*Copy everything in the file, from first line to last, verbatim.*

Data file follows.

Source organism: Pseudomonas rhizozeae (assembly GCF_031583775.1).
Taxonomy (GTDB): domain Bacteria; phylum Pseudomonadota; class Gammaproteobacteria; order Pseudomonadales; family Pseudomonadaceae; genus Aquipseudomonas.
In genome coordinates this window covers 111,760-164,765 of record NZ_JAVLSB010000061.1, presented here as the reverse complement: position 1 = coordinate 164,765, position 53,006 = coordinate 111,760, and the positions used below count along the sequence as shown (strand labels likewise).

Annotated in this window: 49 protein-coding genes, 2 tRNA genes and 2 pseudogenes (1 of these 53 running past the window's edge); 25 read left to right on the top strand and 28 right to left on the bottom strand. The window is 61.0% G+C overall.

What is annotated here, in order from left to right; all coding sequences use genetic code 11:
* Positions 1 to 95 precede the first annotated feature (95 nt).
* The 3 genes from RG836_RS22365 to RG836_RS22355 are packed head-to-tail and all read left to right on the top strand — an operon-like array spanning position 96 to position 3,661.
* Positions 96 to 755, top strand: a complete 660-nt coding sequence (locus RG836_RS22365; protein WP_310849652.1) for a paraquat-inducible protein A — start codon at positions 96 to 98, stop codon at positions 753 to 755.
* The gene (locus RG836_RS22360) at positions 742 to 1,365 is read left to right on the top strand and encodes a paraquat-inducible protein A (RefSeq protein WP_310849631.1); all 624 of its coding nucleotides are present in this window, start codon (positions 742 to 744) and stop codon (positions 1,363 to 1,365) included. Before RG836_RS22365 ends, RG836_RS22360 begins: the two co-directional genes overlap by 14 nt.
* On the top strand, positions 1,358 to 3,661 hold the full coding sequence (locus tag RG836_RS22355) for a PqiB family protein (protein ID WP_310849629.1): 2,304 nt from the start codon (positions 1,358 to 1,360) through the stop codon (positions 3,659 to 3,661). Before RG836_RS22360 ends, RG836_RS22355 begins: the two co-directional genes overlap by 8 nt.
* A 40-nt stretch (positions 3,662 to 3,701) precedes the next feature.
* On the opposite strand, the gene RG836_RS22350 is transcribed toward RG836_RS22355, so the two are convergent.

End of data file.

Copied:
Source organism: Pseudomonas rhizozeae (assembly GCF_031583775.1).
Taxonomy (GTDB): domain Bacteria; phylum Pseudomonadota; class Gammaproteobacteria; order Pseudomonadales; family Pseudomonadaceae; genus Aquipseudomonas.
In genome coordinates this window covers 111,760-164,765 of record NZ_JAVLSB010000061.1, presented here as the reverse complement: position 1 = coordinate 164,765, position 53,006 = coordinate 111,760, and the positions used below count along the sequence as shown (strand labels likewise).

Annotated in this window: 49 protein-coding genes, 2 tRNA genes and 2 pseudogenes (1 of these 53 running past the window's edge); 25 read left to right on the top strand and 28 right to left on the bottom strand. The window is 61.0% G+C overall.

What is annotated here, in order from left to right; all coding sequences use genetic code 11:
* Positions 1 to 95 precede the first annotated feature (95 nt).
* The 3 genes from RG836_RS22365 to RG836_RS22355 are packed head-to-tail and all read left to right on the top strand — an operon-like array spanning position 96 to position 3,661.
* Positions 96 to 755, top strand: a complete 660-nt coding sequence (locus RG836_RS22365; protein WP_310849652.1) for a paraquat-inducible protein A — start codon at positions 96 to 98, stop codon at positions 753 to 755.
* The gene (locus RG836_RS22360) at positions 742 to 1,365 is read left to right on the top strand and encodes a paraquat-inducible protein A (RefSeq protein WP_310849631.1); all 624 of its coding nucleotides are present in this window, start codon (positions 742 to 744) and stop codon (positions 1,363 to 1,365) included. Before RG836_RS22365 ends, RG836_RS22360 begins: the two co-directional genes overlap by 14 nt.
* On the top strand, positions 1,358 to 3,661 hold the full coding sequence (locus tag RG836_RS22355) for a PqiB family protein (protein ID WP_310849629.1): 2,304 nt from the start codon (positions 1,358 to 1,360) through the stop codon (positions 3,659 to 3,661). Before RG836_RS22360 ends, RG836_RS22355 begins: the two co-directional genes overlap by 8 nt.
* A 40-nt stretch (positions 3,662 to 3,701) precedes the next feature.
* On the opposite strand, the gene RG836_RS22350 is transcribed toward RG836_RS22355, so the two are convergent.